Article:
Bates professor wins award
Robert J. Branham, professor of rhetoric and director of debate at Bates College, has received the latest American Forensic Association (AFA) Daniel Rohrer Award for Stanton’s Elm: An Illustrated History of Debating at Bates College, published in 1996.
Awarded annually, the prize recognizes outstanding scholarship in argumentation theory, criticism, history or practice. The AFA is an organization of 600 argumentation scholars from seven countries.
Branham’s prize-wining work was published in commemoration of the centennial celebration of the Bates College intercollegiate debate program. “The history is a fine and unique example of scholarship,” said Kathryn M. Olson, chair of the AFA research committee.
Just two years ago, Branham garnered the AFA research award for his 1994 article, “Debate and Dissent in Late Tokugawa and Meiji Japan,” which appeared in the journal Argumentation and Advocacy.
In 1996, Branham was named the Eastern States Representative to the Committee for International Discussion and Debate (CIDD) by the Speech Communication Association, a 5,000-member international organization of communication scholars. He was also named coach of the United States national debating team for its tour of Great Britain from January to March 1997.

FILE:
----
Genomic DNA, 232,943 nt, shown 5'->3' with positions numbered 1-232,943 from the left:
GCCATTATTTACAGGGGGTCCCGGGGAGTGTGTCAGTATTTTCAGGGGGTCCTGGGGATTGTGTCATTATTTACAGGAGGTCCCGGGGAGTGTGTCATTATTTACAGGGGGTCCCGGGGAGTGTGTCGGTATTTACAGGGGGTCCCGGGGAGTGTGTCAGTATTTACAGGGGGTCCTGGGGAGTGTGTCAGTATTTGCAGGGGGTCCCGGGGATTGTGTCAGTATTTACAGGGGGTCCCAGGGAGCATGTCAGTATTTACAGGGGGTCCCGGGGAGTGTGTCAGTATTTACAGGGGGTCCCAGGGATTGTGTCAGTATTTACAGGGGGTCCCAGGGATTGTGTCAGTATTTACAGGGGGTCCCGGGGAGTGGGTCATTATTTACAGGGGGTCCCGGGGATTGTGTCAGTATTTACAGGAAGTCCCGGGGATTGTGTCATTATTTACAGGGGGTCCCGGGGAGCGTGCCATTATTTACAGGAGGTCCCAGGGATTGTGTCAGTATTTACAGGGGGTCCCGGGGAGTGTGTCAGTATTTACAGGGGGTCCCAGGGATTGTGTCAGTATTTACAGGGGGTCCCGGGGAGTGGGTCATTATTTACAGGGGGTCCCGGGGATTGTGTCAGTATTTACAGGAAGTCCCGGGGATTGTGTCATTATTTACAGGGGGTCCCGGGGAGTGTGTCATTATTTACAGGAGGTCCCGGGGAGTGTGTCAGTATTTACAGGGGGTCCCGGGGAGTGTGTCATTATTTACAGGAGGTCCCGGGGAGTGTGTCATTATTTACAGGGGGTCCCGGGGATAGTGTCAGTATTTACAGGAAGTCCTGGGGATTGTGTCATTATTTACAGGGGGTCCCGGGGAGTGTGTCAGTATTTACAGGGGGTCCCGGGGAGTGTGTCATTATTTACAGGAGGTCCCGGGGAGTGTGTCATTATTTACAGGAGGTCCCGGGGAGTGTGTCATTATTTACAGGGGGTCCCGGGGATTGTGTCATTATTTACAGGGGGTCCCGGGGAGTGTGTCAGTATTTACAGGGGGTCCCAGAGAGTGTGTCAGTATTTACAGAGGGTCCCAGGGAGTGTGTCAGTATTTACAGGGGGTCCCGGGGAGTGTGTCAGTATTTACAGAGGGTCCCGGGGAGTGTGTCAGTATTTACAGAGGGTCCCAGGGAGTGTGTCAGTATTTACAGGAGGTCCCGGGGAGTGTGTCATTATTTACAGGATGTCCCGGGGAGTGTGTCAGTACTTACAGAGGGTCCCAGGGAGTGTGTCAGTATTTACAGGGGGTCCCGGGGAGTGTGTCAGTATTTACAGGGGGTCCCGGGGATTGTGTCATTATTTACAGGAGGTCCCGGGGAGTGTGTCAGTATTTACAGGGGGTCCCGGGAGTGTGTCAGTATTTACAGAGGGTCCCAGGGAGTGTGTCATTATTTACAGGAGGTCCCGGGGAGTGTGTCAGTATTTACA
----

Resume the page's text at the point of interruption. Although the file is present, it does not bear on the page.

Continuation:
Branham heads an intercollegiate debate program at Bates that is recognized as one of the best in the United States. He also teaches a course on documentary filmmaking that has produced such notable efforts as Roughing the Uppers: The Great Shoe Strike of 1937 and The Phantom Punch, about the heavyweight title fight between Muhammad Ali and Sonny Liston in 1965.
The author of a number of scholarly articles and editor of several handbooks and tutoring aids for debaters, he graduated cum laude from Dartmouth College and earned master’s and doctoral degrees at the University of North Carolina and the University of Massachusetts respectively. He joined the Bates faculty in 1974.